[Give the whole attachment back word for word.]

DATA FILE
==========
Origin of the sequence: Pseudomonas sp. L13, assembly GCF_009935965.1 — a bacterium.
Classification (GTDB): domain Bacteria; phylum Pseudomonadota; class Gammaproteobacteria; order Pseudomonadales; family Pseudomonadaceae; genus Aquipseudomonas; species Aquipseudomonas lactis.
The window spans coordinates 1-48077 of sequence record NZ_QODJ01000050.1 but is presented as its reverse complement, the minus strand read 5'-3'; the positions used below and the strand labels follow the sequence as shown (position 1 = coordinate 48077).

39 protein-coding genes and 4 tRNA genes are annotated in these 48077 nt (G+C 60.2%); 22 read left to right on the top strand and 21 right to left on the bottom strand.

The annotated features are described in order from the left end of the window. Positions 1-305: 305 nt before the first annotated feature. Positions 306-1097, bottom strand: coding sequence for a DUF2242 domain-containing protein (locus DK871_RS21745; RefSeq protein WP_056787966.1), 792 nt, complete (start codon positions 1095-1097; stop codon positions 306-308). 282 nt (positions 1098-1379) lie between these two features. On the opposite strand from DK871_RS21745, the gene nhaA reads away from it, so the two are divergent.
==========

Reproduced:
Origin of the sequence: Pseudomonas sp. L13, assembly GCF_009935965.1 — a bacterium.
Classification (GTDB): domain Bacteria; phylum Pseudomonadota; class Gammaproteobacteria; order Pseudomonadales; family Pseudomonadaceae; genus Aquipseudomonas; species Aquipseudomonas lactis.
The window spans coordinates 1-48077 of sequence record NZ_QODJ01000050.1 but is presented as its reverse complement, the minus strand read 5'-3'; the positions used below and the strand labels follow the sequence as shown (position 1 = coordinate 48077).

39 protein-coding genes and 4 tRNA genes are annotated in these 48077 nt (G+C 60.2%); 22 read left to right on the top strand and 21 right to left on the bottom strand.

The annotated features are described in order from the left end of the window. Positions 1-305: 305 nt before the first annotated feature. Positions 306-1097, bottom strand: coding sequence for a DUF2242 domain-containing protein (locus DK871_RS21745; RefSeq protein WP_056787966.1), 792 nt, complete (start codon positions 1095-1097; stop codon positions 306-308). 282 nt (positions 1098-1379) lie between these two features. On the opposite strand from DK871_RS21745, the gene nhaA reads away from it, so the two are divergent.